Harbor Maintenance Trust Fund Spending Exceeded Deposits in FY19 for First Time in Over 30 Years

Harbor Maintenance Trust Fund Spending Exceeded Deposits in FY19 for First Time in Over 30 Years

October 16, 2019  | Jeff Davis

The just-ended fiscal year 2019 appears to be the first year since 1988 where the year-end unexpended balance in the Harbor Maintenance Trust Fund (HMTF) was lower than the balance at the end of the previous fiscal year – but not by much. The September 2019 report from the Treasury Department, released this week, states (page 7) that during 2019, the following happened:

FY 2018 Harbor Maintenance Trust Fund Cash Flow

Harbor Maintenance Tax deposits  $   1,555,407,458.37
Interest on balances  $      224,771,754.73
Total, Dollars Deposited in the HMTF  $   1,780,179,213.10
Transfers to Corps of Engineers  $ (1,745,402,443.90)
Transfers to St. Lawrence Seaway  $      (36,000,000.00)
Transfers to Customs (overhead)  $        (3,274,000.00)
Total, Dollars Removed from the HMTF  $ (1,784,676,443.90)
Result of FY 2018 HMTF Operations  $        (4,497,230.80)

Spending down $4.5 million in balances on a $1.8 billion per year fund may not sound like much, but it represents a major departure from the inexorable rise of unexpended balances in the Trust Fund over the last 30 years, as shown in the table below.

As to what the exact balance in the HMTF is at this moment, we can’t really say with precision. The FY 2018 totals in the table above were taken from the March 2019 Treasury Bulletin (page 91) and were provided by the Corps of Engineers, and they show the Trust Fund starting out the year with $9,100 million, taking in $1,658 million in deposits, spending $1,436 million and having $9,322 million left over at the end of the year. The President’s Budget for FY 2020, on the other hand, says on page 1021 of the Appendix that the FY 2018 starting balance was $9,108 million, not $9,100 million, that receipts and interest were about $1 million less than the Treasury Bulletin says they were, that transfers out were $1,433 million instead of Treasury’s $1,436 million, and that the year-end balance was $9,332 million, not the $9,322 million.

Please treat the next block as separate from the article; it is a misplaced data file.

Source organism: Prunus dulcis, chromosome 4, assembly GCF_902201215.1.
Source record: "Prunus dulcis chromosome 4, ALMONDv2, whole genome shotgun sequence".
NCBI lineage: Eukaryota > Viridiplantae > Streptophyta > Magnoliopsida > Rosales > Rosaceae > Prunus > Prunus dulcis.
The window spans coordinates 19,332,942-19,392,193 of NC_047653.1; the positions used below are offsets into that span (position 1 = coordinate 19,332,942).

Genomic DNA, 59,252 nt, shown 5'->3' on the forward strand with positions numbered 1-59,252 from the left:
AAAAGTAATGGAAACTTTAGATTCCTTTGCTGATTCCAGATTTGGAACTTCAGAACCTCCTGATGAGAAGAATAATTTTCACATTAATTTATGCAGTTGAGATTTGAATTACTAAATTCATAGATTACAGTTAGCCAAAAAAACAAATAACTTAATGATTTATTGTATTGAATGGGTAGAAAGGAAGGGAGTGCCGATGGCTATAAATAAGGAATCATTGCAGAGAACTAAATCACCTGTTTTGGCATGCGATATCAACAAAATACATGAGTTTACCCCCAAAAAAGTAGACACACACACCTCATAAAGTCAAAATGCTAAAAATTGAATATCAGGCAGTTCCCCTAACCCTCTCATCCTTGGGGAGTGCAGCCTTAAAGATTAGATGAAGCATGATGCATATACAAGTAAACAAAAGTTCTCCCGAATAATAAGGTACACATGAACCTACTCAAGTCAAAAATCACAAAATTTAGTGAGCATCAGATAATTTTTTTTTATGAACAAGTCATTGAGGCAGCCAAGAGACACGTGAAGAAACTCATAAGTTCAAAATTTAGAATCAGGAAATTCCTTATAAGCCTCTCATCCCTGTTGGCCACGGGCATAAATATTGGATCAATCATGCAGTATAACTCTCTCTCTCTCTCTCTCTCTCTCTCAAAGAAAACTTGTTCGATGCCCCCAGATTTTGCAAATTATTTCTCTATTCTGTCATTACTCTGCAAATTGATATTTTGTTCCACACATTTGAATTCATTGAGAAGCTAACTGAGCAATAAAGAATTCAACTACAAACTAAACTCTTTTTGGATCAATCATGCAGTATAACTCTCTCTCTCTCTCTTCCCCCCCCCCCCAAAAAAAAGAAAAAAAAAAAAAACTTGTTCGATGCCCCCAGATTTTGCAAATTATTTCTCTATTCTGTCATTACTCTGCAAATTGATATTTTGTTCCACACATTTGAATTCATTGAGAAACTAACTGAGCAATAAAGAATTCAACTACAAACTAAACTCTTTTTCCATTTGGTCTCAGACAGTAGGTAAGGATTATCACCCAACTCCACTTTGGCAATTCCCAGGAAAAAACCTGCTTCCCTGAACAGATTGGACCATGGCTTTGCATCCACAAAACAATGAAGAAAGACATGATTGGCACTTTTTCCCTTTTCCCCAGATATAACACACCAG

So Treasury/Corps and OMB are $10 million apart on the starting point for FY 2019 HMTF balances, and if the accounting discrepancies between Treasury, the Corps, and OMB can result in a $10 million difference on a year-end balance, then it is possible that this $4.5 million balance drawdown from this week’s initial (unaudited) Treasury reporting might evaporate in a puff of smoke.

Nevertheless, the fact that HMTF spending and deposits have in any case drawn roughly even is a testament to just how much the February 2018 and August 2019 bipartisan budget laws have loosened the purse strings of the Appropriations Committees. Total outgo from the HMTF went from $1.15 billion in FY 2017 to $1.44 billion in FY 2018 and now to $1.79 billion in FY 2019 because the budget deals lifted the statutory ceilings on non-defense discretionary appropriations, under which all HMTF appropriations must fit.

Looking forward, there is still an unexpended balance in the Trust Fund of around $9.3 billion that was collected from the shipping industry for their use of harbors but has not been spent for harbor maintenance. House Transportation and Infrastructure chairman Peter DeFazio (D-OR) has a plan for that – legislation (H.R. 2440 – bill text here and committee report here)  that would remove the HMTF from the scope of the statutory cap on discretionary spending. Were this bill (which has been reported from committee and is pending on the House Calendar) to be enacted, future appropriations from the HMTF would not be counted towards the non-defense discretionary budget cap, so nothing would be stopping the Appropriations Committee from giving the Corps of Engineers as much money as necessary to spend down the Trust Fund balance over several years.

Pivotally, the House Budget Committee, which has in past Congresses blocked this legislation, this year decided not to exercise its jurisdiction over the bill.

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